Agrobiodiversity Index report 2021: Assessing Mediterranean Food Systems

Underpinning the benefits of agrobiodiversity in Mediterranean countries

While the Mediterranean food culture is being fast eroded, so is the plant and animal genetic diversity that underpins its healthfulness. Shrinking levels of agrobiodiversity make farmers more vulnerable to climate risks, since less diversity in farming systems translates into reduced options to cope with change.

The Mediterranean is one of the world’s eight ‘centers of origin’, identified by the Russian botanist and geneticist Nikolai Vavilov in the early twentieth century: geographical areas where today’s crops originated, and where, as a result, the genetic diversity of those crops is exceptionally high. In particular, wheats, barleys, forage plants, vegetables, fruits, spices and ethereal oil plants show extremely high diversity in the Mediterranean. These plants have developed resilience traits that enable them to cope with the Mediterranean region’s hot and dry summers. Hundreds of varieties selected by generations of farmers, especially small and medium farmer enterprises, represent the ingredients to prepare the recipes that make the Mediterranean diet healthy, tasty and culturally rich.

Losing this diversity undermines the very survival of the Mediterranean diet and an opportunity to build a sustainable food system in the region.

Bringing the Mediterranean diet back to the table is the best solution for counteracting the effects of climate change, malnutrition and biodiversity losses that are jeopardizing the food and security of the Mediterranean region. A first step is understanding the current status of agrobiodiversity in the region and to what extent countries are contributing to its sustainable use and conservation through their policies and actions.

The Agrobiodiversity Index report 2021: Assessing Mediterranean Food Systems analyses the state of agrobiodiversity in a set of Mediterranean countries, looking at agrobiodiversity in food consumption, production, and genetic resource conservation. It sheds light on the actions and policies countries are already taking to use and preserve their agrobiodiversity. It also provides concrete recommendations on what practices and policies countries could strengthen or put in place to mainstream agrobiodiversity into their food systems.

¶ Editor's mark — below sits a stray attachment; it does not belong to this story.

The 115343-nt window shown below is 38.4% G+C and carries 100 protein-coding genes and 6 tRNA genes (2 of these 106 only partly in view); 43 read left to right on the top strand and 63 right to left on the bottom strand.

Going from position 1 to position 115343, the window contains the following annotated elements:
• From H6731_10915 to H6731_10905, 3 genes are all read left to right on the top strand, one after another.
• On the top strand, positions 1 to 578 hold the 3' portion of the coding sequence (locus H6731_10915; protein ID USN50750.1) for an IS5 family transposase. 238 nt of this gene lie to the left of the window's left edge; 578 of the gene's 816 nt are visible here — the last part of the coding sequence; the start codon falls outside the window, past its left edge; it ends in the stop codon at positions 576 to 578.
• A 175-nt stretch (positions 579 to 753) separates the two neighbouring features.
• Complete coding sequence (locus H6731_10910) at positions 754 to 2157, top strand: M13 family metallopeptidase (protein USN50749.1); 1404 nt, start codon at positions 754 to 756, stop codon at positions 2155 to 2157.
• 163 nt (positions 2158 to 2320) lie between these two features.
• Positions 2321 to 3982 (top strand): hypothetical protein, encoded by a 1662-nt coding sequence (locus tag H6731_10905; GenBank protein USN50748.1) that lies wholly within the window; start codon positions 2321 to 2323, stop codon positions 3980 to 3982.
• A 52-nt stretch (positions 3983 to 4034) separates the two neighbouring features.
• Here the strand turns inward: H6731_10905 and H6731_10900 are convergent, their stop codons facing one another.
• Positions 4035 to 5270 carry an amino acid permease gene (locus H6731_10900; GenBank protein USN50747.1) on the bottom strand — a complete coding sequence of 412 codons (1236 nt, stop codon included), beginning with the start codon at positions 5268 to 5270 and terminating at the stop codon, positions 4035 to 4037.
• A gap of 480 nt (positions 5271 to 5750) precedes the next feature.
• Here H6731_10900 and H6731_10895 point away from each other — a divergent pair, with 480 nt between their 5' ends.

The report focuses on ten target countries: Algeria, Egypt, France, Italy, Lebanon, Libya, Morocco, Spain, Syria, and Tunisia. These countries were selected to include all countries with at least 1% of the Mediterranean region population and where the official language could be understood by the Agrobiodiversity Index team (to enable analysis of commitment levels in policy documents), namely: English, French, Spanish, Italian or Arabic. The report contributes to strengthening evidence on the benefits of agrobiodiversity in Mediterranean countries for healthy people and a healthy planet.

The report also fed into the second international Agrobiodiversity Congress, held in 2021, to inform and guide the discussions during the event. Key messages from the report will be used to stimulate discussions at country level on the policy actions needed to better integrate agrobiodiversity into the food system and increase adherence to the Mediterranean diet.

Click here to read the full report.

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